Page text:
December 05, 2013 - Comments Off on Are bitmap images dead? Is the future bright for resolution independent images?
Are bitmap images dead? Is the future bright for resolution independent images?
In this ever evolving digital world are bitmap images dead?
Retina displays, mobiles, tablets, heck even watches, are now many peoples’ interface for the web. The uptake and variety of these devices has seen us re-evaluate pixels and how we use them.
Before we get ahead of ourselves, I’ll start with a quick explanation of what bitmap images are. A bitmap is an image which comprises of tiny dots called pixels. Each pixel contains a single colour. Individually these pixels don’t mean much, but when combined together in the correct manner, they form an image – a holiday snap, or that picture of your cat you just uploaded to Facebook.
We’ve pretty much been using bitmap images since the dawn of the internet, and only in the last few years have we even begun to think about replacing them, so what’s changed? Well… like most things on the internet, it’s largely Apple’s fault!
In June 2010 Apple released the iPhone 4 which added a new term to our digital vernacular, “Retina”. Since then Apple have also released MacBooks and iPads with retina displays and many other companies have followed suit with their own high PPI (pixel per inch) devices.
Sadly, for our friend the bitmap this is bad news as these new screens don’t display pixels at the 1:1 ratio we are used to. A 300px x 300px image now needs 3 or 4 times the number of pixels to make up the image while still appearing sharp. Unfortunately, without increasing the image by 3 or 4 times in size, bitmaps just don’t have the ability to do this.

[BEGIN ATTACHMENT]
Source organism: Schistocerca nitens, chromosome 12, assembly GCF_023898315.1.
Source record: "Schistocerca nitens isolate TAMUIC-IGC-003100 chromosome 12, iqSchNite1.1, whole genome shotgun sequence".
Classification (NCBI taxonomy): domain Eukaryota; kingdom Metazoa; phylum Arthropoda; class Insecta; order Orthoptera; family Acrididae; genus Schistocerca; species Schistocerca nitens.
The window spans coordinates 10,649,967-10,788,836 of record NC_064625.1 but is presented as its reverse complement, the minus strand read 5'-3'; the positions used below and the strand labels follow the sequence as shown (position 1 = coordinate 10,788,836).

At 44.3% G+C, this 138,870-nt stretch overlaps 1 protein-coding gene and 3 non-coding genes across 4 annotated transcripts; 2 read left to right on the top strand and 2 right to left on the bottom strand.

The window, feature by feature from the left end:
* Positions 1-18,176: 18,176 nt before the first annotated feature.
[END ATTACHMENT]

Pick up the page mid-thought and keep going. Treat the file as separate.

So where do we go from here? For the web we have three main ways to go; SVGs, Icon Fonts and CSS.
SVG (Scalable Vector Graphic)
Unlike a bitmap, a vector image isn’t made of pixels. Instead it’s comprised of geometric primitives such as; points, lines and shapes (thanks Wikipedia!). The beauty of vector images is that due to their composition, they can be resized to any size and will still maintain 100% of the original quality.
SVG’s have been around since 1999. However, browser support for this file format hasn’t always been great (I’m looking at you IE). Thankfully this has been resolved and nowadays support is very good, with IE 9 and better, Chrome, Firefox, Opera and Safari all natively supporting.
These are a great option and their popularity is definitely growing with every day that is passing. For the best settings to export SVGs I would highly recommend that you take a look at Michaël Chaize‘s article.
For years typography on the web meant sticking to a small number of so called “web-safe fonts”. These fonts were almost guaranteed to be installed on the user’s device of choice, but it left designers and developers with very few options.
Thankfully things have moved on in the last few years and we now have the ability to embed custom fonts within a website. This means we can be far more creative, not just with our typography, but what we can use fonts for on the web.
Icon fonts are the modern day equivalent of Windings and we all love Wingdings. Windings is a font that contains icons rather than letters, numbers, ligatures etc. Well, icon fonts are sort of similar – we can create a font that contains our own symbols – a company logo, for example.
There are some limitations with this approach, the main one being that icon fonts can only be one flat colour, but with the recent huge uptake in flat design, this is providing to be a positive.
The final option we have is not to use images at all. Many shapes and effects can be created purely in CSS and whilst this might not always be the most practical solution for your company logo it should always be considered before including another image.
These are the three options we use. However, in a world that’s ever-changing, if an option is launched tomorrow that’s better than an SVG, we’ll be adaptive enough to change to use that. We’d be intrigued to know which options you use?